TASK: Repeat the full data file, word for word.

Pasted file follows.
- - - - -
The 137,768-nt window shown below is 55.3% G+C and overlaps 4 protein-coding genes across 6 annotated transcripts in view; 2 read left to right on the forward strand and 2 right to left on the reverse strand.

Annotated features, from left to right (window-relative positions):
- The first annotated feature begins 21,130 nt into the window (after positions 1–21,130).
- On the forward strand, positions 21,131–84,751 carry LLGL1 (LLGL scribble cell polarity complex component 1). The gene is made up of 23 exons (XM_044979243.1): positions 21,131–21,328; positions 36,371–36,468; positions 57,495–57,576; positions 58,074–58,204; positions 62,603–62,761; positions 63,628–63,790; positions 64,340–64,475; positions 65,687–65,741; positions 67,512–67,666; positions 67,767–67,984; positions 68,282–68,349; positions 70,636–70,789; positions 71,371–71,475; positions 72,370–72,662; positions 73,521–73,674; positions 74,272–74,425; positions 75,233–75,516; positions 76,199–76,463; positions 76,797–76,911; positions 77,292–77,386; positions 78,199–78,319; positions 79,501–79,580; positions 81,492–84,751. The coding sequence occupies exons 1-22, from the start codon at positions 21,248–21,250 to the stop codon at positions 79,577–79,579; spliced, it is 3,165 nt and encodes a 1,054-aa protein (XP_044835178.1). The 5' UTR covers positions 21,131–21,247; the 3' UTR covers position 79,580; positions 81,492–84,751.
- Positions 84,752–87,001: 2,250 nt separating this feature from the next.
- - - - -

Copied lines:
The 137,768-nt window shown below is 55.3% G+C and overlaps 4 protein-coding genes across 6 annotated transcripts in view; 2 read left to right on the forward strand and 2 right to left on the reverse strand.

Annotated features, from left to right (window-relative positions):
- The first annotated feature begins 21,130 nt into the window (after positions 1–21,130).
- On the forward strand, positions 21,131–84,751 carry LLGL1 (LLGL scribble cell polarity complex component 1). The gene is made up of 23 exons (XM_044979243.1): positions 21,131–21,328; positions 36,371–36,468; positions 57,495–57,576; positions 58,074–58,204; positions 62,603–62,761; positions 63,628–63,790; positions 64,340–64,475; positions 65,687–65,741; positions 67,512–67,666; positions 67,767–67,984; positions 68,282–68,349; positions 70,636–70,789; positions 71,371–71,475; positions 72,370–72,662; positions 73,521–73,674; positions 74,272–74,425; positions 75,233–75,516; positions 76,199–76,463; positions 76,797–76,911; positions 77,292–77,386; positions 78,199–78,319; positions 79,501–79,580; positions 81,492–84,751. The coding sequence occupies exons 1-22, from the start codon at positions 21,248–21,250 to the stop codon at positions 79,577–79,579; spliced, it is 3,165 nt and encodes a 1,054-aa protein (XP_044835178.1). The 5' UTR covers positions 21,131–21,247; the 3' UTR covers position 79,580; positions 81,492–84,751.
- Positions 84,752–87,001: 2,250 nt separating this feature from the next.